How will Moscow act moving forward?
Russia continues to maintain mercenaries in central Libya and has also recently stationed fighter jets in the east. Kremlin military assistance remains fundamental to the LNA’s survival by preventing GNA forces from advancing toward the oil crescent.
According to Ramani, “Russia will likely convince Egypt and the UAE to de-escalate in this scenario, as that benefits its interests. Russia wants to transition towards asserting power in the diplomatic sphere. It enthusiastically backed Egypt’s Cairo Declaration, and if Aguila Saleh, the head of HoR is believed, Moscow was partially behind Haftar’s truce offer in late April.
As of now, Egypt might be more amenable to Russia’s calls for de-escalation, though we should take a serious look at its mobilisations on the Libyan border. The UAE will be less convinced, and reportedly helped derail the January talks in Moscow. Until a de-escalation is achieved, Russia will keep some degree of military involvement to stall Turkey and slow the GNA’s counteroffensive and will provide Syrian pro-government mercenaries to complement the UAE’s Sudanese recruits, and provide an overall security umbrella for UAE-orchestrated drone strikes in Libya”.
According to Kuczyński, “Putin may want to play the Libyan card for his own political benefit – but he will only do so if he is confident of success. Haftar’s military success is improbable, so one must count on diplomacy. Undoubtedly, an agreement with Turkey regarding Libya would be such a long-sought-after diplomatic success”.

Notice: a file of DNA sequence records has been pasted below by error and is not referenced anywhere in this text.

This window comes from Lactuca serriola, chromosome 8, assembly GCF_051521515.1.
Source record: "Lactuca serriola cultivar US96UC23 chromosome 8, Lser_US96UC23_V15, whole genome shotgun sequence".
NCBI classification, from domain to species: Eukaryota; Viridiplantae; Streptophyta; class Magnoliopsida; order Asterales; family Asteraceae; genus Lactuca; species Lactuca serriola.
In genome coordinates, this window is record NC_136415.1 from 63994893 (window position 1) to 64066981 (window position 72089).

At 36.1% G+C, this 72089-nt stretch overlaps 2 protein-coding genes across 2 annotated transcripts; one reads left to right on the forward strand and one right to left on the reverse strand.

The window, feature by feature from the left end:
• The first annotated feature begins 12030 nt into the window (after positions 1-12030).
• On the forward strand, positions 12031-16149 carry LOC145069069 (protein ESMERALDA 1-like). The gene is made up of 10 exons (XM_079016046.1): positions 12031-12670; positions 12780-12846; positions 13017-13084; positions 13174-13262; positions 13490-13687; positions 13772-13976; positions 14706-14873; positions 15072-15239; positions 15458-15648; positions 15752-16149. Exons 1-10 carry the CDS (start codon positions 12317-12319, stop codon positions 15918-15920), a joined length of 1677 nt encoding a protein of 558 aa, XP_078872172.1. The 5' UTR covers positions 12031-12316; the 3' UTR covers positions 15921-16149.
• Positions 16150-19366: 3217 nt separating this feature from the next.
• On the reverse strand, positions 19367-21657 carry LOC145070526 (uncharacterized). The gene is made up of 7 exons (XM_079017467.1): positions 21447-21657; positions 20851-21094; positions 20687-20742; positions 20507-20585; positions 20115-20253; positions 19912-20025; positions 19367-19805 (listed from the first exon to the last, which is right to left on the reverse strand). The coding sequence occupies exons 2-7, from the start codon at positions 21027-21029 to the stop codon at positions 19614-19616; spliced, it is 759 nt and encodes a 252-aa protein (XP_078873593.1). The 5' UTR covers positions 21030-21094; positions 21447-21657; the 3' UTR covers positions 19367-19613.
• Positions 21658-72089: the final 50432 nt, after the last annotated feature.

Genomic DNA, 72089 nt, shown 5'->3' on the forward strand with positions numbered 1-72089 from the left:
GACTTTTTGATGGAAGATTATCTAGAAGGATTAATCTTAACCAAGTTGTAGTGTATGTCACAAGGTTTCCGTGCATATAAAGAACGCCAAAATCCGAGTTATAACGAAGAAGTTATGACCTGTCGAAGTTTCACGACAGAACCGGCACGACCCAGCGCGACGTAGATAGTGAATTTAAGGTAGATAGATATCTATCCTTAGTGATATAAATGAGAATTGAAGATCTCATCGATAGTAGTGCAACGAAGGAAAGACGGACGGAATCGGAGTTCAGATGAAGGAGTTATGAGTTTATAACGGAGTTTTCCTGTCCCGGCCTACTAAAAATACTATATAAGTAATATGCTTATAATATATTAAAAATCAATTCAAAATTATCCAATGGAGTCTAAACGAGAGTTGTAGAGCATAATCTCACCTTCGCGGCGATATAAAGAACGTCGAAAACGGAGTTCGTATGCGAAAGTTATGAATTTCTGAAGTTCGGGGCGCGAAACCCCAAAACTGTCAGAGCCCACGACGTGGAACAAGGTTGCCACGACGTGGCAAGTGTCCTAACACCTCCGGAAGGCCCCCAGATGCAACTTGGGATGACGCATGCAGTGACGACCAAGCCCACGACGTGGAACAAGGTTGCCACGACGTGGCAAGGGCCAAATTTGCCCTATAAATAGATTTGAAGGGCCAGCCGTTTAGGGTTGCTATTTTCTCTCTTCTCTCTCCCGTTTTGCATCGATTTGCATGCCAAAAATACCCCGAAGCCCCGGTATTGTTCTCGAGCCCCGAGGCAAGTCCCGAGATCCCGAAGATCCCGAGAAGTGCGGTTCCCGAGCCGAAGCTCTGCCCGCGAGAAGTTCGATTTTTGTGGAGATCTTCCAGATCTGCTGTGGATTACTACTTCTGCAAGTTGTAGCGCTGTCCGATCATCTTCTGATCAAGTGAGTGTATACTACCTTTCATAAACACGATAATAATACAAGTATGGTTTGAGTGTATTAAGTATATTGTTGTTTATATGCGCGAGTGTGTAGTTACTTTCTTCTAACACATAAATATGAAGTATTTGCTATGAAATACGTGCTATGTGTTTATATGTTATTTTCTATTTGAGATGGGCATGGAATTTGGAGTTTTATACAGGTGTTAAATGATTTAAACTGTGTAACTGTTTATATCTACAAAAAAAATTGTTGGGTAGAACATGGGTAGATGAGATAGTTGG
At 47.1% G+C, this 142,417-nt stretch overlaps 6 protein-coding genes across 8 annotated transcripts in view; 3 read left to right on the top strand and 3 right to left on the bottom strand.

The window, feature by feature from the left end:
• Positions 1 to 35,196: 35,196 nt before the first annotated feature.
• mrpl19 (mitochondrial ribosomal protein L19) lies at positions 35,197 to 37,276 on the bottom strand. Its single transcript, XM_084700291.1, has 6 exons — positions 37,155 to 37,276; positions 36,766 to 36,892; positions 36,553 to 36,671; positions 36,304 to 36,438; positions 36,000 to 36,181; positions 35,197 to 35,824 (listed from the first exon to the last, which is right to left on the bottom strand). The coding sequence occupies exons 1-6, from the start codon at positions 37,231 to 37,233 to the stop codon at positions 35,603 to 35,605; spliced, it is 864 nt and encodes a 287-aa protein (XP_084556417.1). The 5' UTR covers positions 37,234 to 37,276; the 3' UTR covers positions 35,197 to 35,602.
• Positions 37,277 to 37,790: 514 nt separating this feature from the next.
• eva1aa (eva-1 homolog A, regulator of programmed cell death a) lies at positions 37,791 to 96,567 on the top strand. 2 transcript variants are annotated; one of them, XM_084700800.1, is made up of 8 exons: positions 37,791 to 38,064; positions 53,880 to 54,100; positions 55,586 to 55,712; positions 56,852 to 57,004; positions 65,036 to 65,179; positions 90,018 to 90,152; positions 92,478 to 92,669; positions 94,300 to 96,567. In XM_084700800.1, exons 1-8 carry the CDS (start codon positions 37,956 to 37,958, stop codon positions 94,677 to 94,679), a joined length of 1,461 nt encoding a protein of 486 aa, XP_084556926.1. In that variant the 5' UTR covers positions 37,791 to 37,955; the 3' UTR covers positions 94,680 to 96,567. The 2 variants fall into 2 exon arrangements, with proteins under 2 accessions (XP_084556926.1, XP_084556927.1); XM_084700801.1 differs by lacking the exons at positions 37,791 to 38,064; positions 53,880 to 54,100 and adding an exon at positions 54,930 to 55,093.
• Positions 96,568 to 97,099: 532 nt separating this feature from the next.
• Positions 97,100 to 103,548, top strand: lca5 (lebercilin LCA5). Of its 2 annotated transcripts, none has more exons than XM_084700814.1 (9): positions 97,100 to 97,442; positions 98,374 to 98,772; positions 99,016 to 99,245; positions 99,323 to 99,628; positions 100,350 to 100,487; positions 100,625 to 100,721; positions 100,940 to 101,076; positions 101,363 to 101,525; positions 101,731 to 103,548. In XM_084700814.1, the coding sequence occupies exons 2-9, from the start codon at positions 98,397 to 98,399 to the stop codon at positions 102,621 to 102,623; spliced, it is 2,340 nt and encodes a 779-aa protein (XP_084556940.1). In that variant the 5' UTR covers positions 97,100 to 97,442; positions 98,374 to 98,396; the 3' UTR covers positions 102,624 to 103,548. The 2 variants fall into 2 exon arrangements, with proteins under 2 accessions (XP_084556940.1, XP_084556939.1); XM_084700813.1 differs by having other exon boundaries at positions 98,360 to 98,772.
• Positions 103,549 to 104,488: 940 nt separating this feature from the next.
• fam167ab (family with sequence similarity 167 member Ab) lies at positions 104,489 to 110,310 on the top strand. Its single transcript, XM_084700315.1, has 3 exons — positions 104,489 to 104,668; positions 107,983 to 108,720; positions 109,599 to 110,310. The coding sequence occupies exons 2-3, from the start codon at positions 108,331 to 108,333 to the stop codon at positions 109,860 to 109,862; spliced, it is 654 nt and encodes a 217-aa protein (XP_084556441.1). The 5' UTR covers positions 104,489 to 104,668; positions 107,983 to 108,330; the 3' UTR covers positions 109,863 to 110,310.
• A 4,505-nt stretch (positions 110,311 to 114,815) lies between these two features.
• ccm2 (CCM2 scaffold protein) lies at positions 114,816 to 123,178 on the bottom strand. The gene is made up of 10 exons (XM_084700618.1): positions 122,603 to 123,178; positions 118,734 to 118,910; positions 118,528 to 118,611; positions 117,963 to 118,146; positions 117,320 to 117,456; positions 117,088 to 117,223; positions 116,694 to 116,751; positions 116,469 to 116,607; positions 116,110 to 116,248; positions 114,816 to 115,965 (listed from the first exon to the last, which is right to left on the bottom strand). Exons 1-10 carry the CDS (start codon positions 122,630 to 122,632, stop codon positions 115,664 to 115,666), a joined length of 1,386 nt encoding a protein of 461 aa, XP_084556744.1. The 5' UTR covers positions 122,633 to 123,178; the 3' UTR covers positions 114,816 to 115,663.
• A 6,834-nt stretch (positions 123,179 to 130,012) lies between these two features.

For Profazio, “the US could push for a multilateral approach to the crisis in Libya, making the efforts of UNSMIL more credible and reassuring EU allies about the seriousness of Washington’s diplomatic efforts. A return to the leading role for the US in Libya would force Moscow to reconsider its policy, which has so far been met with some degree of complacency in some sectors of the current administration.”
Russia’s strategic and military moves in Libya indicate that Moscow wants to be at the negotiation table and seeks to play a major role in structuring Libya’s political future. As it stands, Aguila Saleh could represent Russia’s best chance to exert its influence.
While it is likely that the Kremlin never believed that Haftar would come to control all of Libya, his assault on the capital nevertheless helped Russia to strengthen its position vis-à-vis diplomatic efforts to bring the conflict to a close.